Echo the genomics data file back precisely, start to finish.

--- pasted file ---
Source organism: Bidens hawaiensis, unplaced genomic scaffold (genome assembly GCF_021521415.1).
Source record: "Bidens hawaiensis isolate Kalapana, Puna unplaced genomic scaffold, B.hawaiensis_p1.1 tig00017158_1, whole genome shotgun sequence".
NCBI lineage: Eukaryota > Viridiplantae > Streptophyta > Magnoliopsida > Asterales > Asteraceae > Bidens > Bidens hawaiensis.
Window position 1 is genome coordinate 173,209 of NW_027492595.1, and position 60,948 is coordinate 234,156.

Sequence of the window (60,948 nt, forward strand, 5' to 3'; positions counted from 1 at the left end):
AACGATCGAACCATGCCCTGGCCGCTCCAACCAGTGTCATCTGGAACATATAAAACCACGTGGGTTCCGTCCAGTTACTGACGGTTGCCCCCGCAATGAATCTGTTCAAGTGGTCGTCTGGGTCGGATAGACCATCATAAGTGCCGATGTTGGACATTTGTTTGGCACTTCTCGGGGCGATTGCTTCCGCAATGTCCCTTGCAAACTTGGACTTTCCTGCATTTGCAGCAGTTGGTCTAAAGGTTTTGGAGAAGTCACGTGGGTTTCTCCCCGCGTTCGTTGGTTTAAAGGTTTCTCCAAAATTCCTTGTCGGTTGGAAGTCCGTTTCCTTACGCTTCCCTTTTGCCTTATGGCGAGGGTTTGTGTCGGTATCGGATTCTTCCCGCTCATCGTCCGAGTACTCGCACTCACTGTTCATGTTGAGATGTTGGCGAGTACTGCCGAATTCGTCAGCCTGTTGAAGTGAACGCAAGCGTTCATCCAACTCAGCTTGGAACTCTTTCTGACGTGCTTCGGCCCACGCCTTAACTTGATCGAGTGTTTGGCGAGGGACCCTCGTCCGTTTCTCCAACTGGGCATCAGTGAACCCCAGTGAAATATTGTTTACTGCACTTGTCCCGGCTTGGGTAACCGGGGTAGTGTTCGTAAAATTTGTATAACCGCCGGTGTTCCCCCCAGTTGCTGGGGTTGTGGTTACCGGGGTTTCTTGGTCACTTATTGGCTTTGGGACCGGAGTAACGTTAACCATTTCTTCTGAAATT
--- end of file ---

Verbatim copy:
Source organism: Bidens hawaiensis, unplaced genomic scaffold (genome assembly GCF_021521415.1).
Source record: "Bidens hawaiensis isolate Kalapana, Puna unplaced genomic scaffold, B.hawaiensis_p1.1 tig00017158_1, whole genome shotgun sequence".
NCBI lineage: Eukaryota > Viridiplantae > Streptophyta > Magnoliopsida > Asterales > Asteraceae > Bidens > Bidens hawaiensis.
Window position 1 is genome coordinate 173,209 of NW_027492595.1, and position 60,948 is coordinate 234,156.

Sequence of the window (60,948 nt, forward strand, 5' to 3'; positions counted from 1 at the left end):
AACGATCGAACCATGCCCTGGCCGCTCCAACCAGTGTCATCTGGAACATATAAAACCACGTGGGTTCCGTCCAGTTACTGACGGTTGCCCCCGCAATGAATCTGTTCAAGTGGTCGTCTGGGTCGGATAGACCATCATAAGTGCCGATGTTGGACATTTGTTTGGCACTTCTCGGGGCGATTGCTTCCGCAATGTCCCTTGCAAACTTGGACTTTCCTGCATTTGCAGCAGTTGGTCTAAAGGTTTTGGAGAAGTCACGTGGGTTTCTCCCCGCGTTCGTTGGTTTAAAGGTTTCTCCAAAATTCCTTGTCGGTTGGAAGTCCGTTTCCTTACGCTTCCCTTTTGCCTTATGGCGAGGGTTTGTGTCGGTATCGGATTCTTCCCGCTCATCGTCCGAGTACTCGCACTCACTGTTCATGTTGAGATGTTGGCGAGTACTGCCGAATTCGTCAGCCTGTTGAAGTGAACGCAAGCGTTCATCCAACTCAGCTTGGAACTCTTTCTGACGTGCTTCGGCCCACGCCTTAACTTGATCGAGTGTTTGGCGAGGGACCCTCGTCCGTTTCTCCAACTGGGCATCAGTGAACCCCAGTGAAATATTGTTTACTGCACTTGTCCCGGCTTGGGTAACCGGGGTAGTGTTCGTAAAATTTGTATAACCGCCGGTGTTCCCCCCAGTTGCTGGGGTTGTGGTTACCGGGGTTTCTTGGTCACTTATTGGCTTTGGGACCGGAGTAACGTTAACCATTTCTTCTGAAATT